Pulse on commercial real estate

Pulse on commercial real estate

BlackRock’s Financial and Strategic Investors Group (FSIG) hosted a webcast to discuss the market impact we have seen in commercial real estate amidst heightened market volatility and the outlook for this sector. Watch the replay.

Key points


A confluence of challenges

Commercial Real Estate is as an asset class facing a confluence of challenges: much higher interest rates, large refinancing needs, lower bank lending and investor demand, and cashflow headwinds linked to societal changes.


A slow deterioration

Our view is these challenges should lead to higher risk premia and, in the weaker parts of the market, more defaults and downgrades. However, this deterioration will take years to play out. These dynamics are particularly strong in the US, but also present to a lesser degree and with lags in Europe and across other geographies.


Strong return opportunities

In the current market environment, strong return opportunities are being generated for the end investor with capital to deploy, particularly in higher-quality segments of the market.


Macro headwinds

Little sensitivity of economies to the sharp moves in policy rates and decline in central banks’ balance sheets means that the Fed and other central banks might need to maintain restrictive policy rates for longer than what the market is currently pricing. This will bring challenges to areas of the market that have the most leverage, that are exposed to the front end of the yield curve that has moved the most, i.e., floating rate borrowers, or those that are having to refinance loans from many years ago.

Our view is the stress we’re seeing across commercial real estate is not specific to the asset class, but the combination of macro factors with the secular challenges and changes that have taken place across the industry going back 10 years.

National CRE property prices declined by -7.1% YoY in March 2023

Secular shifts

We have seen large secular shifts in favor of industrial portfolios and e-commerce. Multifamily properties benefit from a housing shortage and home ownership affordability issues. COVID exacerbated challenges for office, retail, and hospitality, the latter which has come back strongly.

COVID accelerated this secular trend, leading to elevated positive net absorption
Structural housing shortage provides a tailwind for multifamily properties

We expect to see stresses in the office market continue as a challenge for many CBDs across the U.S. The structural headwinds to the office segment will be offset by longer lease structures that will allow for longer financing periods for borrowers. For Europe, these structural headwinds are less prevalent as they have much closer proximity of transportation to most major cities and offices than the U.S.

A lot of financing that took place over the last decade was for properties that are no longer providing as much cash flow as initially anticipated. Moreover, many of the loans that were taken out in 2020 and 2021 saw large shift to floating rate borrowing with heightened leverage due to easy financial conditions.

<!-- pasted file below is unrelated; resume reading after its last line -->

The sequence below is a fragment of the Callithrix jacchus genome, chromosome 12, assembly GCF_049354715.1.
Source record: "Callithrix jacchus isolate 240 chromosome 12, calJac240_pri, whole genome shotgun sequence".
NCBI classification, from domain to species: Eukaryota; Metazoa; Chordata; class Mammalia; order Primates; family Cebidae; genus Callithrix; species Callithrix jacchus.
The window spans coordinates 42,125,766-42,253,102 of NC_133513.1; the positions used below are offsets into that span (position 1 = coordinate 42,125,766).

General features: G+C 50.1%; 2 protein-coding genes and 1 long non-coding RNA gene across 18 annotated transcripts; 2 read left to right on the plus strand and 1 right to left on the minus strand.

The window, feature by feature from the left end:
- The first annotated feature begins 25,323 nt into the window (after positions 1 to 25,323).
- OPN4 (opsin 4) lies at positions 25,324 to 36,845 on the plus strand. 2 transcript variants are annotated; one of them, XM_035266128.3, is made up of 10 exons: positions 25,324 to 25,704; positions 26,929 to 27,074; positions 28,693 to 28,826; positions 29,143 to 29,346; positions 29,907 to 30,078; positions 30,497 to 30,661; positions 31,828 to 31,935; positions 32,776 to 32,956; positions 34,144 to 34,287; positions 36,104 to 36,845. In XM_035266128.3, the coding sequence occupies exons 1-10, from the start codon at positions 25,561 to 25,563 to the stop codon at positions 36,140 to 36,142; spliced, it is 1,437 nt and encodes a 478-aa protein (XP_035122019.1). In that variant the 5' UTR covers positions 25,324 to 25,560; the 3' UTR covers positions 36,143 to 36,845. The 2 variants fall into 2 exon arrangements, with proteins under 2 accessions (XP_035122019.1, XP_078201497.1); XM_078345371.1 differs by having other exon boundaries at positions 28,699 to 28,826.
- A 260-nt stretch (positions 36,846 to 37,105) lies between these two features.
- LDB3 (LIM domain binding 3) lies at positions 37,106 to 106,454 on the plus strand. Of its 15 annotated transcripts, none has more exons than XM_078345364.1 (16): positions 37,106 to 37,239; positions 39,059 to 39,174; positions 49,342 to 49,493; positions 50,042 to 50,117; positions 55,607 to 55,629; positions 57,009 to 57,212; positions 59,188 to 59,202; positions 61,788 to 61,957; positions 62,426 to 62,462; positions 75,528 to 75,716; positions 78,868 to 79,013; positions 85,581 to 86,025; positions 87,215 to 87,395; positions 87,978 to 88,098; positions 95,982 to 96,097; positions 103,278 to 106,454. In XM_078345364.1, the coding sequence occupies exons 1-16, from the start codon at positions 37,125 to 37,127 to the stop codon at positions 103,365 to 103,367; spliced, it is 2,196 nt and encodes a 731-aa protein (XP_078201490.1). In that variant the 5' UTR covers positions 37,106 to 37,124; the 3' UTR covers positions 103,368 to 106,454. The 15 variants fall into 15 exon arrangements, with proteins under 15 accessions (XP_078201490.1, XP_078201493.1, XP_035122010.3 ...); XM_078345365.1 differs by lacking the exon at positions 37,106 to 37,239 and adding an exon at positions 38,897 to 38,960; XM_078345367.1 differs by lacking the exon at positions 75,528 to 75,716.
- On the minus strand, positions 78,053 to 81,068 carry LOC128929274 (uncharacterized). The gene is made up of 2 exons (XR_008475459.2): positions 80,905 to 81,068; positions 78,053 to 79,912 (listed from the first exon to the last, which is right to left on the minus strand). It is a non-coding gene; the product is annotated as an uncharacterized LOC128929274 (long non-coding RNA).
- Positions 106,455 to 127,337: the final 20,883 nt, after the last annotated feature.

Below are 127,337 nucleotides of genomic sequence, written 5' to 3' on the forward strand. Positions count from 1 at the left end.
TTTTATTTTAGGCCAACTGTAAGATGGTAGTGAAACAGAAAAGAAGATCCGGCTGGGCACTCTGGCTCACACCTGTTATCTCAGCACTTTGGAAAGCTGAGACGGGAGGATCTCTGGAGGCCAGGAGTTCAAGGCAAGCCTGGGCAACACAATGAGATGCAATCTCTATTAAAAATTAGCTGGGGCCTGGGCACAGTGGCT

Office Occupancy is about half of pre-COVID levels
Positive office rent growth unlikely to continue due to secular and economic trends

Over the last decade, we saw institutional capital coming from around the globe into trophy assets in major cities because of low interest rates abroad. For instance, rather than invest in negative yields in other developed markets, international investors entered the New York City office property in search of cash flow and some additional yield. As yields continue to move higher globally, we would expect there to be some continued adjustment from the end buyer’s perspective related to diversifying asset allocations, and a corresponding adjustment to cap rates.

Regional bank stress

Regional banks are a meaningful lender to commercial real estate, accounting for about 38% of CRE debt lending on income-producing assets, and even higher if looking at construction and owner-occupied properties. To put the recent market stresses into perspective, looking at the income-producing commercial real estate loans held by small banks and assuming significant contraction in the market, we would still expect absorption to be manageable.

Our view is the excess capacity caused by regional bank stresses can be more easily absorbed by the market versus prior cycles through institutional dry powder, healthy capital markets, and a more robust securitization market that can take some of the market share. Amidst higher costs of capital and an overall contraction, security selection across markets and property types will be instrumental in deciding the winners and losers.